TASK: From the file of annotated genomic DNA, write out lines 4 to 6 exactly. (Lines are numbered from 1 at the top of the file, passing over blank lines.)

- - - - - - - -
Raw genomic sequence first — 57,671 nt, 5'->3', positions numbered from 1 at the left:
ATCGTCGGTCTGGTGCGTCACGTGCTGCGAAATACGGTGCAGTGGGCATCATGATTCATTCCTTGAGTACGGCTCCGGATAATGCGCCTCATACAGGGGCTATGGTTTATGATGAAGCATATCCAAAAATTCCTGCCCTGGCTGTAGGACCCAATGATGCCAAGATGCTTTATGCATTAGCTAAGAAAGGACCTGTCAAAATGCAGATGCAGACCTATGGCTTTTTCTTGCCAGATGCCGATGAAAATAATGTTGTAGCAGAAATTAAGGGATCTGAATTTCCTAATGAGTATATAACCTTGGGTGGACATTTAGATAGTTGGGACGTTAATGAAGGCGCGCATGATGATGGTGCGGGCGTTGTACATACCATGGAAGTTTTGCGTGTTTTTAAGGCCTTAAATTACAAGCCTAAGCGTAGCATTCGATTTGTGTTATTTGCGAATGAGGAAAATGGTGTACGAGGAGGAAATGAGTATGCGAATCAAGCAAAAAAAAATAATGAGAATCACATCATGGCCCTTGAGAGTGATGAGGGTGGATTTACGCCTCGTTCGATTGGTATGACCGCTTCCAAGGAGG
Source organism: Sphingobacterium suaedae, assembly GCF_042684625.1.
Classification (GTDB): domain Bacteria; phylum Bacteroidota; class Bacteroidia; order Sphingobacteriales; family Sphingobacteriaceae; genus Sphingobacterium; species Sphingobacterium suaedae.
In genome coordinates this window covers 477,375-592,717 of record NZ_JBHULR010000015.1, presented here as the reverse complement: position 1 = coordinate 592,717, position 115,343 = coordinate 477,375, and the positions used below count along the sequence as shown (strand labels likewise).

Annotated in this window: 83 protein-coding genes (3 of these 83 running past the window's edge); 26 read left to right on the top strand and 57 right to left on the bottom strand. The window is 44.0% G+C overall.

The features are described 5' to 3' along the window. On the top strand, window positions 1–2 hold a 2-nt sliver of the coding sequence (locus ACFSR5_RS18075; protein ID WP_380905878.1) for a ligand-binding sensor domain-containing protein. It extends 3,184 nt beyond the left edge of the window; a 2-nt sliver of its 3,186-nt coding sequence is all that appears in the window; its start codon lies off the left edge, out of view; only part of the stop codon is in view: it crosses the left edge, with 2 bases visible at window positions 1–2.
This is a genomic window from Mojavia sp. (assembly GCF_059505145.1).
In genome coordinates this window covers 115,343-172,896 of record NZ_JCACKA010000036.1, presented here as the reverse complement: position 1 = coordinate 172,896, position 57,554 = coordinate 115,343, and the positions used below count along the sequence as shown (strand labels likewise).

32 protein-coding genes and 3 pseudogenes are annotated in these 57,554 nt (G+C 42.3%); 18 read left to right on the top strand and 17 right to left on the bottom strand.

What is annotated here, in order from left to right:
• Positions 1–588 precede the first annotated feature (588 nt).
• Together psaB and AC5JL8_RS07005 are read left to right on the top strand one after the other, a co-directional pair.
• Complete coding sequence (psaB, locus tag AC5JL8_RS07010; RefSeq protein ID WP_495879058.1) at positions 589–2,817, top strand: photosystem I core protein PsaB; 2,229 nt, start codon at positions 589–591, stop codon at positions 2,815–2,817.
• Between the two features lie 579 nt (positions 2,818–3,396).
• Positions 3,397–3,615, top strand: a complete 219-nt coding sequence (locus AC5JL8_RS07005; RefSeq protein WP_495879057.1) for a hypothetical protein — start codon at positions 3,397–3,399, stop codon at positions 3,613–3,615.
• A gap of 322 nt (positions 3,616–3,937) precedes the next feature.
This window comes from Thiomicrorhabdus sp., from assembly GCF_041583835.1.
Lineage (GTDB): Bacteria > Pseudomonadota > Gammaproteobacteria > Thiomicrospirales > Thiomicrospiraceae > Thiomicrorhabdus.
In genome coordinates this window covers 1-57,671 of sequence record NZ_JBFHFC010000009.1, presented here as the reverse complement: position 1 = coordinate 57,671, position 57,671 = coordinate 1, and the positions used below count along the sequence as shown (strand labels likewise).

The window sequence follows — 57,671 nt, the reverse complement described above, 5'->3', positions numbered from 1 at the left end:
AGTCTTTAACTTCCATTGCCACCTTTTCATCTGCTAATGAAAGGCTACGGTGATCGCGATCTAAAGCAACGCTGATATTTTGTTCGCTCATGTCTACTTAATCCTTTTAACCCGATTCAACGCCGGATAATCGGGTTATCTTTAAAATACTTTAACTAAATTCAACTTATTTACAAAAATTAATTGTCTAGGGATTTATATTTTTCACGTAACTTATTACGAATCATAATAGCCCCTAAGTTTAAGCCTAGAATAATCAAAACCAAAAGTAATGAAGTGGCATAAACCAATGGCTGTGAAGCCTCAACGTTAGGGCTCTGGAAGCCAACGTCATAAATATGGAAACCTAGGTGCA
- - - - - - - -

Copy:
Classification (GTDB): domain Bacteria; phylum Bacteroidota; class Bacteroidia; order Sphingobacteriales; family Sphingobacteriaceae; genus Sphingobacterium; species Sphingobacterium suaedae.
In genome coordinates this window covers 477,375-592,717 of record NZ_JBHULR010000015.1, presented here as the reverse complement: position 1 = coordinate 592,717, position 115,343 = coordinate 477,375, and the positions used below count along the sequence as shown (strand labels likewise).

Annotated in this window: 83 protein-coding genes (3 of these 83 running past the window's edge); 26 read left to right on the top strand and 57 right to left on the bottom strand. The window is 44.0% G+C overall.